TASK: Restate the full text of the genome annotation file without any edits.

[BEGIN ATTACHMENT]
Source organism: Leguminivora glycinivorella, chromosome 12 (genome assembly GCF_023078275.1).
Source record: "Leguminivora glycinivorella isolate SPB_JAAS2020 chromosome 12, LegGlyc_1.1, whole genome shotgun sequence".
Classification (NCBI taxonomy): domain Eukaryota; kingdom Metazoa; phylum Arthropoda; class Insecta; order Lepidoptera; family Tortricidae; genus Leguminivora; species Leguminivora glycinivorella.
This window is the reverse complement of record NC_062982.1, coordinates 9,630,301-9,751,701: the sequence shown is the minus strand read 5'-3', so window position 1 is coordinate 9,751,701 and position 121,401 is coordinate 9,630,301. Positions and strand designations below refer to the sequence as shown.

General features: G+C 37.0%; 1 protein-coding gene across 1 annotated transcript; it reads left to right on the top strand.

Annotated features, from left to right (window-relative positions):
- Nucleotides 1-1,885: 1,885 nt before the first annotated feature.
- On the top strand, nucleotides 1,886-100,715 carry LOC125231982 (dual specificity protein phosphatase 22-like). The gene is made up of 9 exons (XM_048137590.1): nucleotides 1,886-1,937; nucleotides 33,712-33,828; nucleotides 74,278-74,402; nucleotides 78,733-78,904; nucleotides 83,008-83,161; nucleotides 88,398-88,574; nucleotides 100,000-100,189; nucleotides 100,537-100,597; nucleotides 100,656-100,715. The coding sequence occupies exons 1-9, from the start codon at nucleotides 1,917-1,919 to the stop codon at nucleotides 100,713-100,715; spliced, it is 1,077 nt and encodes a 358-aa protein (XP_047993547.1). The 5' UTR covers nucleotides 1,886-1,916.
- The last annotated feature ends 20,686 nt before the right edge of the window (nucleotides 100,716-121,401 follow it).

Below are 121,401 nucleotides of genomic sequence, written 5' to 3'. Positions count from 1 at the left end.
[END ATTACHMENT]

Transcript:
Source organism: Leguminivora glycinivorella, chromosome 12 (genome assembly GCF_023078275.1).
Source record: "Leguminivora glycinivorella isolate SPB_JAAS2020 chromosome 12, LegGlyc_1.1, whole genome shotgun sequence".
Classification (NCBI taxonomy): domain Eukaryota; kingdom Metazoa; phylum Arthropoda; class Insecta; order Lepidoptera; family Tortricidae; genus Leguminivora; species Leguminivora glycinivorella.
This window is the reverse complement of record NC_062982.1, coordinates 9,630,301-9,751,701: the sequence shown is the minus strand read 5'-3', so window position 1 is coordinate 9,751,701 and position 121,401 is coordinate 9,630,301. Positions and strand designations below refer to the sequence as shown.

General features: G+C 37.0%; 1 protein-coding gene across 1 annotated transcript; it reads left to right on the top strand.

Annotated features, from left to right (window-relative positions):
- Nucleotides 1-1,885: 1,885 nt before the first annotated feature.
- On the top strand, nucleotides 1,886-100,715 carry LOC125231982 (dual specificity protein phosphatase 22-like). The gene is made up of 9 exons (XM_048137590.1): nucleotides 1,886-1,937; nucleotides 33,712-33,828; nucleotides 74,278-74,402; nucleotides 78,733-78,904; nucleotides 83,008-83,161; nucleotides 88,398-88,574; nucleotides 100,000-100,189; nucleotides 100,537-100,597; nucleotides 100,656-100,715. The coding sequence occupies exons 1-9, from the start codon at nucleotides 1,917-1,919 to the stop codon at nucleotides 100,713-100,715; spliced, it is 1,077 nt and encodes a 358-aa protein (XP_047993547.1). The 5' UTR covers nucleotides 1,886-1,916.
- The last annotated feature ends 20,686 nt before the right edge of the window (nucleotides 100,716-121,401 follow it).

Below are 121,401 nucleotides of genomic sequence, written 5' to 3'. Positions count from 1 at the left end.